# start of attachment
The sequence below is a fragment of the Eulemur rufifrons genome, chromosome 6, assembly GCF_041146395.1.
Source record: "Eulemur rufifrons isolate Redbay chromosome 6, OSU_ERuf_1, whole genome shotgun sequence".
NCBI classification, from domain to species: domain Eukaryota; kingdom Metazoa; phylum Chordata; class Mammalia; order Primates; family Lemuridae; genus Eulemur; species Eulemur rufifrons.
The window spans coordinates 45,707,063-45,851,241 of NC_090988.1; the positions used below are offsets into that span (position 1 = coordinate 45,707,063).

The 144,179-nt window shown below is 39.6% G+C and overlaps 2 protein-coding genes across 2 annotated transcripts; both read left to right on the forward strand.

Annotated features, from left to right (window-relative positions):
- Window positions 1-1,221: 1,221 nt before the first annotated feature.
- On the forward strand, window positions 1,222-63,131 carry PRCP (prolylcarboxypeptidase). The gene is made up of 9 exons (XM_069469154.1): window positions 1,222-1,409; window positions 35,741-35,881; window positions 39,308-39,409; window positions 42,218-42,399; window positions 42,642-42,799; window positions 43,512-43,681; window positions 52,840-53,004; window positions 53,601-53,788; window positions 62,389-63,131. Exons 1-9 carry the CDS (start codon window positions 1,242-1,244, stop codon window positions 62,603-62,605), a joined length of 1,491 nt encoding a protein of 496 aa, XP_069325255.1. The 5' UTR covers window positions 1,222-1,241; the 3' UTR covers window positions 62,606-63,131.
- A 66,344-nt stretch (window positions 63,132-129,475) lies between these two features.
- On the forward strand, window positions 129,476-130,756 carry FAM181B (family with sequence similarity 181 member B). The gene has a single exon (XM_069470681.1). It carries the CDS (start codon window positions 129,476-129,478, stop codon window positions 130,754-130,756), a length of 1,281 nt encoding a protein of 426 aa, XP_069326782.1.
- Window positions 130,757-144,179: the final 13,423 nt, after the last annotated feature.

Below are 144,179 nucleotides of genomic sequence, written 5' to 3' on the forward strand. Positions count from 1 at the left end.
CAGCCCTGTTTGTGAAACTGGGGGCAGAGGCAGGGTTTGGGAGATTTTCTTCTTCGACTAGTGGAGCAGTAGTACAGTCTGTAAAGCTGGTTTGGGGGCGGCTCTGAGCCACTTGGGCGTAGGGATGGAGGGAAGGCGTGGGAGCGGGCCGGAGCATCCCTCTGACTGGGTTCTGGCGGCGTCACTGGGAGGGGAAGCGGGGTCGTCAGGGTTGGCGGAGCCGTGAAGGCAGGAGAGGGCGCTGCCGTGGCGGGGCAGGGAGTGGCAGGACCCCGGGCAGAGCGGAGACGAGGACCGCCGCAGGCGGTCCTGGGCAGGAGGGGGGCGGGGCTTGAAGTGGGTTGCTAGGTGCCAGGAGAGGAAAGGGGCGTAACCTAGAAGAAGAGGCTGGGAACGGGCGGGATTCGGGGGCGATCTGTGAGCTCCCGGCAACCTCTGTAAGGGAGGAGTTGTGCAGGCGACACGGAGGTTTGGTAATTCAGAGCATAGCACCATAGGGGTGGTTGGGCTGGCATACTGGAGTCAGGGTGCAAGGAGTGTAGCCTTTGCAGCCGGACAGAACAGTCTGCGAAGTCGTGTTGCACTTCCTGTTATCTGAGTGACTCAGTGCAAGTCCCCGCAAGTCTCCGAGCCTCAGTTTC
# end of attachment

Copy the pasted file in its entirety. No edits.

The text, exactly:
The sequence below is a fragment of the Eulemur rufifrons genome, chromosome 6, assembly GCF_041146395.1.
Source record: "Eulemur rufifrons isolate Redbay chromosome 6, OSU_ERuf_1, whole genome shotgun sequence".
NCBI classification, from domain to species: domain Eukaryota; kingdom Metazoa; phylum Chordata; class Mammalia; order Primates; family Lemuridae; genus Eulemur; species Eulemur rufifrons.
The window spans coordinates 45,707,063-45,851,241 of NC_090988.1; the positions used below are offsets into that span (position 1 = coordinate 45,707,063).

The 144,179-nt window shown below is 39.6% G+C and overlaps 2 protein-coding genes across 2 annotated transcripts; both read left to right on the forward strand.

Annotated features, from left to right (window-relative positions):
- Window positions 1-1,221: 1,221 nt before the first annotated feature.
- On the forward strand, window positions 1,222-63,131 carry PRCP (prolylcarboxypeptidase). The gene is made up of 9 exons (XM_069469154.1): window positions 1,222-1,409; window positions 35,741-35,881; window positions 39,308-39,409; window positions 42,218-42,399; window positions 42,642-42,799; window positions 43,512-43,681; window positions 52,840-53,004; window positions 53,601-53,788; window positions 62,389-63,131. Exons 1-9 carry the CDS (start codon window positions 1,242-1,244, stop codon window positions 62,603-62,605), a joined length of 1,491 nt encoding a protein of 496 aa, XP_069325255.1. The 5' UTR covers window positions 1,222-1,241; the 3' UTR covers window positions 62,606-63,131.
- A 66,344-nt stretch (window positions 63,132-129,475) lies between these two features.
- On the forward strand, window positions 129,476-130,756 carry FAM181B (family with sequence similarity 181 member B). The gene has a single exon (XM_069470681.1). It carries the CDS (start codon window positions 129,476-129,478, stop codon window positions 130,754-130,756), a length of 1,281 nt encoding a protein of 426 aa, XP_069326782.1.
- Window positions 130,757-144,179: the final 13,423 nt, after the last annotated feature.

Below are 144,179 nucleotides of genomic sequence, written 5' to 3' on the forward strand. Positions count from 1 at the left end.
CAGCCCTGTTTGTGAAACTGGGGGCAGAGGCAGGGTTTGGGAGATTTTCTTCTTCGACTAGTGGAGCAGTAGTACAGTCTGTAAAGCTGGTTTGGGGGCGGCTCTGAGCCACTTGGGCGTAGGGATGGAGGGAAGGCGTGGGAGCGGGCCGGAGCATCCCTCTGACTGGGTTCTGGCGGCGTCACTGGGAGGGGAAGCGGGGTCGTCAGGGTTGGCGGAGCCGTGAAGGCAGGAGAGGGCGCTGCCGTGGCGGGGCAGGGAGTGGCAGGACCCCGGGCAGAGCGGAGACGAGGACCGCCGCAGGCGGTCCTGGGCAGGAGGGGGGCGGGGCTTGAAGTGGGTTGCTAGGTGCCAGGAGAGGAAAGGGGCGTAACCTAGAAGAAGAGGCTGGGAACGGGCGGGATTCGGGGGCGATCTGTGAGCTCCCGGCAACCTCTGTAAGGGAGGAGTTGTGCAGGCGACACGGAGGTTTGGTAATTCAGAGCATAGCACCATAGGGGTGGTTGGGCTGGCATACTGGAGTCAGGGTGCAAGGAGTGTAGCCTTTGCAGCCGGACAGAACAGTCTGCGAAGTCGTGTTGCACTTCCTGTTATCTGAGTGACTCAGTGCAAGTCCCCGCAAGTCTCCGAGCCTCAGTTTC